The year 536 was the beginning of the worst time to be alive … if you managed to live.
You may be familiar with the studies of earth’s past climate conducted by digging up ice cores and examining their many layers for detail on how much volcanic aerosol material was in the air, how much carbon dioxide, how much methane, what temperatures and precipitation were based on samples of plant life and many other elements. The examination of ice cores is part of paleoclimatology.
There are also tree rings to examine growth cycles, tied closely to longer climate changes, fires and shorter weather cycles. And the University of Michigan has gathered and cataloged many boreholes, digging into the earth’s crust to find their samples.
Without listing all the many kinds of samplings into the earth’s geological and climatological past, newer technologies have refined this kind of sampling to lead to confidence that the year 536 was truly a nightmare.
A Harvard medieval historian and archaeologist, along with colleagues, tells Science magazine he's made that determination.
A mysterious fog plunged Europe, the Middle East and parts of Asia into darkness, day and night — for 18 months. "For the sun gave forth its light without brightness, like the moon, during the whole year," wrote Byzantine historian Procopius. Temperatures in the summer of 536 fell 1.5°C to 2.5°C, initiating the coldest decade in the past 2,300 years. Snow fell that summer in China; crops failed; people starved. The Irish chronicles record "a failure of bread from the years 536–539." Then, in 541, bubonic plague struck the Roman port of Pelusium, in Egypt. What came to be called the Plague of Justinian spread rapidly, wiping out one-third to one-half of the population of the eastern Roman Empire and hastening its collapse, McCormick says.
Now, a multidisciplinary team from the University of Maine is leading what’s being called an “ultraprecise” ice analysis from a Swiss glacier. They found that a cataclysmic volcanic eruption on Iceland in 536 threw massive amounts of ash, sulfur dioxide and other aerosols into the atmosphere in the Northern Hemisphere, followed by two similar eruptions in 540 and again in 547. This set of three powerful eruptions led to drastic cooling that lasted longer than would have occurred from a lone major eruption.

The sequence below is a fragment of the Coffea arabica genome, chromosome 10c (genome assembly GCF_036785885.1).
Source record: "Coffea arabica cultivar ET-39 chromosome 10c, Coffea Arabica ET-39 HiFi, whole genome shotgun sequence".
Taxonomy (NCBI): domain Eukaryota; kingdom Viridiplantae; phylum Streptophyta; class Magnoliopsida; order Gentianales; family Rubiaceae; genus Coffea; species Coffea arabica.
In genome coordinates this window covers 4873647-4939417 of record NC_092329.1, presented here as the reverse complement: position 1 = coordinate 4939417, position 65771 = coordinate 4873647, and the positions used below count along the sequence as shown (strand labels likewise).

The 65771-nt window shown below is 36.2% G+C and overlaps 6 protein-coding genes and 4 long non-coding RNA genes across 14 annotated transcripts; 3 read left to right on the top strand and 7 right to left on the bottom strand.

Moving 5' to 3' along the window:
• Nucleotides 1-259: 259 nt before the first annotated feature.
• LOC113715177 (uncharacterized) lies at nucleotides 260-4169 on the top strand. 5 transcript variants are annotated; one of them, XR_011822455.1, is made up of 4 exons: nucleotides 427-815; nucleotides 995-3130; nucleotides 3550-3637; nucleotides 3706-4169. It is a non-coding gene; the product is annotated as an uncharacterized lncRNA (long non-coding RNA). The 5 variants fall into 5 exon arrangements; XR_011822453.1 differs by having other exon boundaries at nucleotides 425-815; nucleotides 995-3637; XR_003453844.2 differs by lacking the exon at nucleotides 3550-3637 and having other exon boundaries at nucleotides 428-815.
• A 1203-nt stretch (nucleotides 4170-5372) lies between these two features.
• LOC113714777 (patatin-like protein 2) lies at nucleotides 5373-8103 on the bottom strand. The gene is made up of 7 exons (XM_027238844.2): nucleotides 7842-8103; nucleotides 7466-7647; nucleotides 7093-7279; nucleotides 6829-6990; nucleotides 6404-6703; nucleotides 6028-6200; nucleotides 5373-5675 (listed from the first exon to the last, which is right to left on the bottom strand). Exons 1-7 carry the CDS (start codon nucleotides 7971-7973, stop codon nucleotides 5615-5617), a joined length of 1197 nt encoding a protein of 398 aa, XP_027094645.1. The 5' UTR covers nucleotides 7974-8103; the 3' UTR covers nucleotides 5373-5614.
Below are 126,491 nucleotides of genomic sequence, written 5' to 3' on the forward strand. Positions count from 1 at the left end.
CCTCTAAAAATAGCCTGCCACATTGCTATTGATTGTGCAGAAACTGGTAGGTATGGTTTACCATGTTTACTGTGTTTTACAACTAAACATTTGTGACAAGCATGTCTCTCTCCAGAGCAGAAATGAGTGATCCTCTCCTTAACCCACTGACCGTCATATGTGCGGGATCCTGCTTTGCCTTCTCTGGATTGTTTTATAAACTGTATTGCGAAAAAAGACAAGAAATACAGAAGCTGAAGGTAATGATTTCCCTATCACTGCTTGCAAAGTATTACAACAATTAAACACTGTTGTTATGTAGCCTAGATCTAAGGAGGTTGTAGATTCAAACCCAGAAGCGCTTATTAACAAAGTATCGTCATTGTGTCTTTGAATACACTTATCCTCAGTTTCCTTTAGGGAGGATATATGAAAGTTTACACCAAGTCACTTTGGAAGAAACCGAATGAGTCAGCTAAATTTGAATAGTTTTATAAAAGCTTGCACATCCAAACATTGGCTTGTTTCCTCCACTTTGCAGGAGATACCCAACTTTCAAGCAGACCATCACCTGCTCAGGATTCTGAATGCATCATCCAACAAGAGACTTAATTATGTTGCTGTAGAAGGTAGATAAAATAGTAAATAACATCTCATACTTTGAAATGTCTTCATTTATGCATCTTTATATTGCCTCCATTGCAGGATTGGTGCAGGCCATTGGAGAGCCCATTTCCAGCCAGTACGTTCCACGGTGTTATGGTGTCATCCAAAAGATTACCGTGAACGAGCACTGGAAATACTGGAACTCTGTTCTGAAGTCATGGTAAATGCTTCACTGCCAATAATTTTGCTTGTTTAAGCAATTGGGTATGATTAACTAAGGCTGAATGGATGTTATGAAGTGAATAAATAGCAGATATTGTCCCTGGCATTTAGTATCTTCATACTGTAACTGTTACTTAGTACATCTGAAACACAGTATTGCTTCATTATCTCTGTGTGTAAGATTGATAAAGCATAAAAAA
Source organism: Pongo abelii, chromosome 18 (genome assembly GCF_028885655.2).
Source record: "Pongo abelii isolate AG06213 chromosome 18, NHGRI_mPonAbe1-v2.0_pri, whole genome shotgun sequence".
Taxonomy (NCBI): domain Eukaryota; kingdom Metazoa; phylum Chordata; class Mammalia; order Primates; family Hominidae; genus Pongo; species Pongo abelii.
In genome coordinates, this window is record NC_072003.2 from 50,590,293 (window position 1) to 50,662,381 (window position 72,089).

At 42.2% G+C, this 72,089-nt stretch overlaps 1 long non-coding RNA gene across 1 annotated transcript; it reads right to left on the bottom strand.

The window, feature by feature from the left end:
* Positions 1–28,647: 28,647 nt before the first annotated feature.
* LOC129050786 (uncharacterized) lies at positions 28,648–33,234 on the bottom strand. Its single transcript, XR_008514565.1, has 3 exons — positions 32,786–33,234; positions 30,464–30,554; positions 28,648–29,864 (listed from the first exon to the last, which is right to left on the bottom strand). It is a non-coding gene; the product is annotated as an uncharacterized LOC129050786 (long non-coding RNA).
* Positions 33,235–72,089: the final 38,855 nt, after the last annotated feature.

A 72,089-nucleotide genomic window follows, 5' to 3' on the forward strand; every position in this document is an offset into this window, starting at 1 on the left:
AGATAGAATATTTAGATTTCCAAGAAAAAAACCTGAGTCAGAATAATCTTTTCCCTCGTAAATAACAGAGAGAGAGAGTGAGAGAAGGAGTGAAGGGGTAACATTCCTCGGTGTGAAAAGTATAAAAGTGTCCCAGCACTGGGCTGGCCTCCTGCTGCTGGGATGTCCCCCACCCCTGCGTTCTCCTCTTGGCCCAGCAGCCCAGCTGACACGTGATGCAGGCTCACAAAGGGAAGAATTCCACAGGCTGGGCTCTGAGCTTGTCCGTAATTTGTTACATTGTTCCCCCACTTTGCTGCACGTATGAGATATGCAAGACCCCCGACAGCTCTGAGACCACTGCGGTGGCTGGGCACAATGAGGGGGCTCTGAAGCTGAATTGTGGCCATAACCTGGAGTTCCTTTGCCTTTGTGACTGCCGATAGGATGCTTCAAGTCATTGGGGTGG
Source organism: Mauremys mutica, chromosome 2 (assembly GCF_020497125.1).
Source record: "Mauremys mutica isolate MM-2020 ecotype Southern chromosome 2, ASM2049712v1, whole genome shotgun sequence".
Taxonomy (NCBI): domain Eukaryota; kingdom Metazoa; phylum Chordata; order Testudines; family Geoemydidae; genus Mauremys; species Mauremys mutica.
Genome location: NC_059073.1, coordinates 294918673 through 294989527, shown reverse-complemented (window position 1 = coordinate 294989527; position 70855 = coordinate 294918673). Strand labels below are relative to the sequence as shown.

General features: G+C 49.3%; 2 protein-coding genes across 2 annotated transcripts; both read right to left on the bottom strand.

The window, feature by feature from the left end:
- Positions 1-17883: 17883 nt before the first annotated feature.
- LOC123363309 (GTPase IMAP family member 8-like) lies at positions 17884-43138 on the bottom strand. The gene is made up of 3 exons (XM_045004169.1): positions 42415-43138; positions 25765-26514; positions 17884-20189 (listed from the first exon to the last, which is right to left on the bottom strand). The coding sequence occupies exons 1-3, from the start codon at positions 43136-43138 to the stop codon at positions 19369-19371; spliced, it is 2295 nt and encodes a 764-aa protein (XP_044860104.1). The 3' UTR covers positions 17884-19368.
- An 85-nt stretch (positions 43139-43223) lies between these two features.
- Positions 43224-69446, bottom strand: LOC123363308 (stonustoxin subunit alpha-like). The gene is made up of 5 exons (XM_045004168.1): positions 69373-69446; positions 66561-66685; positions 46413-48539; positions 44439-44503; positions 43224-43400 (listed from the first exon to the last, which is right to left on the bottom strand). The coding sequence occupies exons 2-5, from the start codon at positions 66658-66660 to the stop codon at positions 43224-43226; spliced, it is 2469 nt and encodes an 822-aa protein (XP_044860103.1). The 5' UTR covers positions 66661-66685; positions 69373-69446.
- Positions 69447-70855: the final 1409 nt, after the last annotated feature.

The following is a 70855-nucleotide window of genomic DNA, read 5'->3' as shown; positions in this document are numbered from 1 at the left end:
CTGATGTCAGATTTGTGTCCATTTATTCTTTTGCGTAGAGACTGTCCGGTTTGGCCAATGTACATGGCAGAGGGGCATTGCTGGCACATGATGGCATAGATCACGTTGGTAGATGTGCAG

Shortly thereafter came the terrible outbreak of bubonic plague in parts of Europe, all combining to create one of the worst periods of hardship in human history.
In the next century, the same ice core revealed, came something of a turnaround. A spike in lead in the air was tied to a boom in silver refining, signaling economic recovery.
Previous tree ring studies in the 1990s had pointed to greatly curtailed growth cycles around 540, but the cause wasn’t really known until this ice core analysis pinned down these eruptions.
From these types of analyses, University of Bern researcher Michael Sigl has determined, nearly all exceptionally cold summers in the last 2,500 years have been tied to major volcanic eruptions preceding those summers.
In pursuing this important analytical breakthrough, the University of Maine team was able to extract a 72-meter core from a Swiss glacier. They were able to pinpoint eruptions, Saharan dust storms and increased airborne lead from human activity to mark these kinds of shorter-term climate trends in detail never before possible. Using a laser slicing method in which ice is cut into tiny slivers, more than 50,000 ice samples were drawn from each of the 72 meters in that ice core.
In the meantime, we can hypothesize that a large increase in the number of volcanic eruptions could change the global warming picture in the future. However, there is no evidence yet that such an activity increase is in the offing. Given that, an occasional very large eruption or two could still cause some cooling for a couple of years, as was the case with Mount Pinatubo in the Philippines in 1991.
Those effects, however, don’t persist for very long, and the forces of ongoing warming from human-produced greenhouse gas emissions do persist, and for a long time.